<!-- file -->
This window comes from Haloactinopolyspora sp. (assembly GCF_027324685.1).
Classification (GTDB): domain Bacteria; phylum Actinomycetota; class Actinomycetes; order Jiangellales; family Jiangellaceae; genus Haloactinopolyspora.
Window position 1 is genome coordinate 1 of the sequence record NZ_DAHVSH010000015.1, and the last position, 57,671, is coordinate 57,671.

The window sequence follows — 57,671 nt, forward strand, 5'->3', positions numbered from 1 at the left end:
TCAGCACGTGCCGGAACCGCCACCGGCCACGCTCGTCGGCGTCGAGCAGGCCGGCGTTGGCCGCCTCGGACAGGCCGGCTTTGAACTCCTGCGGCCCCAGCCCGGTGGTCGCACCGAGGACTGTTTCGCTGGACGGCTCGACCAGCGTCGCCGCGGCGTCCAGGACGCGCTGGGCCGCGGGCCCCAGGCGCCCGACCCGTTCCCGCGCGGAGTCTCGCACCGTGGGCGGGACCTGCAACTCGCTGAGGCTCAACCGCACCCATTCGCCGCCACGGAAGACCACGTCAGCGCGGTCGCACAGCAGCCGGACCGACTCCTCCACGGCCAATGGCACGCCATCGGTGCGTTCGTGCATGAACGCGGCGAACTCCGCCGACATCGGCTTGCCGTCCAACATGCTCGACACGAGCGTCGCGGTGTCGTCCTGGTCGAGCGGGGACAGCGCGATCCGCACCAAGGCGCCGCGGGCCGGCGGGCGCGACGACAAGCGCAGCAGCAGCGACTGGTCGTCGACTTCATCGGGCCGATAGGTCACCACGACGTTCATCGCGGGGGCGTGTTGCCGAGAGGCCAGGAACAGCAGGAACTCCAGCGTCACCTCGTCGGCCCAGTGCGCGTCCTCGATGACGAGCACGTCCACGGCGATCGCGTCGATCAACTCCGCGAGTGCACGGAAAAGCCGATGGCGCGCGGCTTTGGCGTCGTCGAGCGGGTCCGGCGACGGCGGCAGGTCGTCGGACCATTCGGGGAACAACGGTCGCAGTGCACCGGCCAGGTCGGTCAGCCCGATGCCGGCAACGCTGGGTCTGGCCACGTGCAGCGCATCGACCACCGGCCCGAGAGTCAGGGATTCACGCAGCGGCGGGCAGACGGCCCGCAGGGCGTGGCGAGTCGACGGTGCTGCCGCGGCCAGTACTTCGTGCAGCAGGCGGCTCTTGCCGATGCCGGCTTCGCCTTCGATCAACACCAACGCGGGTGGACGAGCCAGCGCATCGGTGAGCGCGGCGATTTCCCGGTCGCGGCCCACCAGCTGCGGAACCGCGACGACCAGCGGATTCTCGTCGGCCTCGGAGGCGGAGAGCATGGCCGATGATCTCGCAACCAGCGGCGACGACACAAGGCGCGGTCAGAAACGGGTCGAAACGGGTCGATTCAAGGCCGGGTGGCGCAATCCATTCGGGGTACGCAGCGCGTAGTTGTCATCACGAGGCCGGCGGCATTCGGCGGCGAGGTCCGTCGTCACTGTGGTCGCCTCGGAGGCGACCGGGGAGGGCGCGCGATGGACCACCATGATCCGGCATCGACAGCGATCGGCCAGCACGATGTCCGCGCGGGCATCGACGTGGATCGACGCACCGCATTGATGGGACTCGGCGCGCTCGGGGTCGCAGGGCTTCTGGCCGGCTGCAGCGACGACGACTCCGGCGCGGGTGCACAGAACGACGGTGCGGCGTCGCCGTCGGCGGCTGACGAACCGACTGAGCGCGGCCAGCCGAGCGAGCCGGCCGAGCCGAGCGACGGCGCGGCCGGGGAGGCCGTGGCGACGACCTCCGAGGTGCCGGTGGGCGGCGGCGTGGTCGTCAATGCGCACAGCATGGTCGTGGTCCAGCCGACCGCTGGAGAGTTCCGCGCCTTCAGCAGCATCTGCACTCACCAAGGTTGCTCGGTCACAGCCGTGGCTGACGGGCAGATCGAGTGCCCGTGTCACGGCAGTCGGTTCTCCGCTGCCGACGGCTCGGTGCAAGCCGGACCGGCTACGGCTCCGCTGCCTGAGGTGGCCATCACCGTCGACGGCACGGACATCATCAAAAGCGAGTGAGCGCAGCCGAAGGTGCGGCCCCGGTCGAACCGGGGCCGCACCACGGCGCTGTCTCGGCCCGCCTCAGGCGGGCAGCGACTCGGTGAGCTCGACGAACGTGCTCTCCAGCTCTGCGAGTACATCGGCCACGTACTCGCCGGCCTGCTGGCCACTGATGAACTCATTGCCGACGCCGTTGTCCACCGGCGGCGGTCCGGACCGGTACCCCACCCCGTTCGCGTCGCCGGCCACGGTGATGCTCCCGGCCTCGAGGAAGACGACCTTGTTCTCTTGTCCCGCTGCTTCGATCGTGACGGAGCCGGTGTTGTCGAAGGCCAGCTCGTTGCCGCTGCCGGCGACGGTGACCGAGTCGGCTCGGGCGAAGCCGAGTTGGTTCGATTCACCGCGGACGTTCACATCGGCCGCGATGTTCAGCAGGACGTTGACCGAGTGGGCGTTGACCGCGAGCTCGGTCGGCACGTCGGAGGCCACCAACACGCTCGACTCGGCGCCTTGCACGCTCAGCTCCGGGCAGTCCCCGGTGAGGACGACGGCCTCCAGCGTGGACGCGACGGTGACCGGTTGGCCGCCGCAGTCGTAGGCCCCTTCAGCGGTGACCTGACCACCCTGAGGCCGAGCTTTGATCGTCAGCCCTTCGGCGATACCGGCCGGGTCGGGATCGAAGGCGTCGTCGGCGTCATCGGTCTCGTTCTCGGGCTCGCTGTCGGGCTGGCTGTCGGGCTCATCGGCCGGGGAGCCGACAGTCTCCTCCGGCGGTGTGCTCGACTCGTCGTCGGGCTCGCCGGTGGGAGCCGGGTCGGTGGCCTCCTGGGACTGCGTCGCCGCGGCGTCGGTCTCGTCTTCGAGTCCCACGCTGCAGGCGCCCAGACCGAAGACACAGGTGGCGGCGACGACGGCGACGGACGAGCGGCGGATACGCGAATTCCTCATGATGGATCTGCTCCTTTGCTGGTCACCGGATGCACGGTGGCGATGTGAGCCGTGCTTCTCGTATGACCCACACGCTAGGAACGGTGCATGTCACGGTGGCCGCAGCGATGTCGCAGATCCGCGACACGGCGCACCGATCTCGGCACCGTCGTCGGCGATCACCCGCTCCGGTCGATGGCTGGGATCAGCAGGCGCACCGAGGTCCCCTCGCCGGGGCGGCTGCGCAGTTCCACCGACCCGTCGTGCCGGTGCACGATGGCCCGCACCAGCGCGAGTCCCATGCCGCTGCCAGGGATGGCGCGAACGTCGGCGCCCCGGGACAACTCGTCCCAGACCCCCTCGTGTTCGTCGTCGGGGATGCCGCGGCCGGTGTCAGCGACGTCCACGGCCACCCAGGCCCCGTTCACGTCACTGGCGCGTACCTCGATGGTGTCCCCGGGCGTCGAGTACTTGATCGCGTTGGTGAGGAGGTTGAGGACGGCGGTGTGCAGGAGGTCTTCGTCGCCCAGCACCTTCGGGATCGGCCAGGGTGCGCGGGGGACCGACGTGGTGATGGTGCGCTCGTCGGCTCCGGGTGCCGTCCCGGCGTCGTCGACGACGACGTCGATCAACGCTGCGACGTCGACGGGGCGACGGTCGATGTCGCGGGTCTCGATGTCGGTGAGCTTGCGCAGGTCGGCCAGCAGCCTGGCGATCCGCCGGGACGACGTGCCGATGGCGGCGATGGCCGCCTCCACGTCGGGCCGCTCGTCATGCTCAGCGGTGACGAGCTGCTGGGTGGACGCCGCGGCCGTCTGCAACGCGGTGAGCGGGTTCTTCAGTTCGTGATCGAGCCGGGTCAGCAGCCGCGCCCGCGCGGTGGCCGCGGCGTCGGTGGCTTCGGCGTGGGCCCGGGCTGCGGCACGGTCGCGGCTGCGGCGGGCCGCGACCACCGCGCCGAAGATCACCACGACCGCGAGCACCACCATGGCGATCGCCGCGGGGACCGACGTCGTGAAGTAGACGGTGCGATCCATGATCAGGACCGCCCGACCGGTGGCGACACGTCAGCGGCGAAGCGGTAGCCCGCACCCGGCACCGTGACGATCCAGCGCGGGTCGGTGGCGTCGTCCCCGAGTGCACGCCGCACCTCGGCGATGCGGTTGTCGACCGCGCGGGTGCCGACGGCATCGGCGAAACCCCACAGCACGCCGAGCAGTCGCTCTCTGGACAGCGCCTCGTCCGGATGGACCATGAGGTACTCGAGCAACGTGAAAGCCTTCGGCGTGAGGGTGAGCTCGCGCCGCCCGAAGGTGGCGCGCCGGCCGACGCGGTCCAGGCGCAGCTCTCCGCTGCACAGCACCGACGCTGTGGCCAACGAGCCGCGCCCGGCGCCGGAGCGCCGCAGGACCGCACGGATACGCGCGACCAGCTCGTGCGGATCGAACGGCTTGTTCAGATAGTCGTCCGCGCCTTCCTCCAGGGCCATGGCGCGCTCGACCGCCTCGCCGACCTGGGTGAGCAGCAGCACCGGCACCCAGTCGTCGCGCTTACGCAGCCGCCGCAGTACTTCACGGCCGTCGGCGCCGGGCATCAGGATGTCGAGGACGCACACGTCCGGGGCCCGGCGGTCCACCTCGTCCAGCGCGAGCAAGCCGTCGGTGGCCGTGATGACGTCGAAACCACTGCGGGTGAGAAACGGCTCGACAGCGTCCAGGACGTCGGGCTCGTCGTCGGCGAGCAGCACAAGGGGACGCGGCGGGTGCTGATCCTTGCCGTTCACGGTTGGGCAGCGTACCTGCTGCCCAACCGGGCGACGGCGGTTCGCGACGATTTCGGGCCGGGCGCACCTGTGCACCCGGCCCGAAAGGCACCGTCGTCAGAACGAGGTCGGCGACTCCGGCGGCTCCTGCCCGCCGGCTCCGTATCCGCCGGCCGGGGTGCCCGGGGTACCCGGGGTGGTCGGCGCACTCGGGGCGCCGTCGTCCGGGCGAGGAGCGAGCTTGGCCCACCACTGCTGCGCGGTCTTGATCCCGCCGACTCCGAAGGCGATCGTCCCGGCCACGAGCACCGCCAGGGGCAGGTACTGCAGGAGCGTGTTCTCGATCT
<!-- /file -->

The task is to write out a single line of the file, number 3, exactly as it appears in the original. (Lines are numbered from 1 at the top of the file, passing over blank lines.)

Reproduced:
Window position 1 is genome coordinate 1 of the sequence record NZ_DAHVSH010000015.1, and the last position, 57,671, is coordinate 57,671.